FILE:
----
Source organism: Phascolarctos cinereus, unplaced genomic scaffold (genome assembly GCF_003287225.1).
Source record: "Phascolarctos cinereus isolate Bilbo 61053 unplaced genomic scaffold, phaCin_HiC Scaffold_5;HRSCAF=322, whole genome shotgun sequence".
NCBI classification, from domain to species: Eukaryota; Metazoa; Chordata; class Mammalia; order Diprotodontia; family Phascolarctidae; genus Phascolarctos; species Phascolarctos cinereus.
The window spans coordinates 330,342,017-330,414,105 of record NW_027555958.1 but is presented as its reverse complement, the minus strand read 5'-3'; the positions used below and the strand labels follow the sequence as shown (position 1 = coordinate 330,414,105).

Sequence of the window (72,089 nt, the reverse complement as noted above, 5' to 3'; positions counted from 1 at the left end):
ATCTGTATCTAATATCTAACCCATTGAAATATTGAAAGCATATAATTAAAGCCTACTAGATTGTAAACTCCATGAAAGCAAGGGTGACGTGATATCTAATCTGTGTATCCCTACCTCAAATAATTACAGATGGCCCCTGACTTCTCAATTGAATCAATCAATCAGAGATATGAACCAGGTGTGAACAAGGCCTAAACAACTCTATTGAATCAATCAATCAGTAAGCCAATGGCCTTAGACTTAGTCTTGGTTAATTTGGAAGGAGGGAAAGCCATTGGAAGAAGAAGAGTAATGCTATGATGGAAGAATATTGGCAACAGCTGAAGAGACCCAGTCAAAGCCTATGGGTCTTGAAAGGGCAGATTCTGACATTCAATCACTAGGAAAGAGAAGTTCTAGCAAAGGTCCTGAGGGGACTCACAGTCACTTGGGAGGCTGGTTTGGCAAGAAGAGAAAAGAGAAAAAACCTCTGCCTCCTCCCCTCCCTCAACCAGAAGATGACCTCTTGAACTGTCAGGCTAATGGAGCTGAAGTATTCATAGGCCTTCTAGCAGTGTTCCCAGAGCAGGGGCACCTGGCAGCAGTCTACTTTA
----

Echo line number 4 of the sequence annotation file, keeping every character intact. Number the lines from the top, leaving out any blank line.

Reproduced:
The window spans coordinates 330,342,017-330,414,105 of record NW_027555958.1 but is presented as its reverse complement, the minus strand read 5'-3'; the positions used below and the strand labels follow the sequence as shown (position 1 = coordinate 330,414,105).